Clackers on display in a vintage toy store.
In the late 1960s, the advent of helicopter parenting was decades away, and kids happily enjoyed toys that had yet to be deemed too dangerous. Among them were Clackers — inspired by rural Argentinian hunting tools.
This dangerous toy was essentially comprised of two small but heavy balls that were tied to a string. Whirling them around produced a thunderous ear-splitting clap that children found delightful.
Toymakers had sold millions of the seemingly harmless product by the early 1970s. Inspired by boleadoras, which Argentinian cowboys (or gauchos) used to wrangle wild Andean mammals, the toy was infused with a primal appeal.
Clackers became so popular that the small Italian province of Calcinatello had begun hosting an annual Clacker competition. Unfortunately, the popular kids’ version was riskier than the real thing. Though Clackers were highly popular and addictive, they were also dangerous — and often exploded.
Clackers were commonly manufactured out of wood or metal. Toy shelves across the world were also stacked with varieties made out of hard acrylic plastic.
Clacker-addicted youths playing with these plastic versions soon found that the material was prone to shattering — sending shards of tiny plastic shrapnel flying. For years, kids across the globe were hit with shattered acrylic plastic, which resulted in blindness in worst-case scenarios.
As was the case with “Jarts,” the FDA was in charge of regulating toy safety. A 1966 act gave them the authority to do so, as well as to ban any toys that contained “chemical, flammability, or radioactivity hazards.”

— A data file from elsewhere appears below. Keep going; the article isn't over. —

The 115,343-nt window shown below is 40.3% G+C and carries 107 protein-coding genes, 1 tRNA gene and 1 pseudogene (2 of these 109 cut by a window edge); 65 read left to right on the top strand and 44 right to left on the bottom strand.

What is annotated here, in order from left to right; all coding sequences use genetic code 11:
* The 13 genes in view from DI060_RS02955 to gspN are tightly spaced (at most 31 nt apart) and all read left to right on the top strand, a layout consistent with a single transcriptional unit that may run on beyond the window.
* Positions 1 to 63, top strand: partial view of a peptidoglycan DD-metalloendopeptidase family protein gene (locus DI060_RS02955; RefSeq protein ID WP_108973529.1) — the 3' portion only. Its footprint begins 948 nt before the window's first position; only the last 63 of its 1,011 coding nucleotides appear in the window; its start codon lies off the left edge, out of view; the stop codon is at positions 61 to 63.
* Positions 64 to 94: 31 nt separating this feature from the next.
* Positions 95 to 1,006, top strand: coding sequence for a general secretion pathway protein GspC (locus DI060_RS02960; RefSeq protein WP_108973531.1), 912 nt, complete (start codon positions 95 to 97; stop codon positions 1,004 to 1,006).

The Child Protection and Toy Safety Act of 1969 that followed, meanwhile, allowed the FDA to ban toys it deemed violated those regulations. Unfortunately, it was too late for Clackers — which had slipped through the regulatory cracks for years before this act passed into law.
Initially marketed as a toy that could improve hand-eye coordination for kids, Clackers had become so dangerous that the Society for the Prevention of Blindness issued a warning in 1971. This led the FDA to develop entirely new safety standards for manufacturers and to demand detailed record-keeping and testing.
An Argentinian hunting tool, boleadoras (or bolas) were the original inspiration for Clackers.
In 1973, the Consumer Product Safety Commission was born. By 1976, the newfound commission declared these dangerous toys a “mechanical hazard.”
Banned ever since manufacturers later pivoted their construction methods and used safer materials to produce the lucrative toy.
In that sense, regulating dangerous toys isn’t really the killjoy that critics make it out to be. Instead, the same product is still globally available today — without the risk of blindness.
As for the other banned toys on this list, it’s certainly for the best that they’re no longer for sale.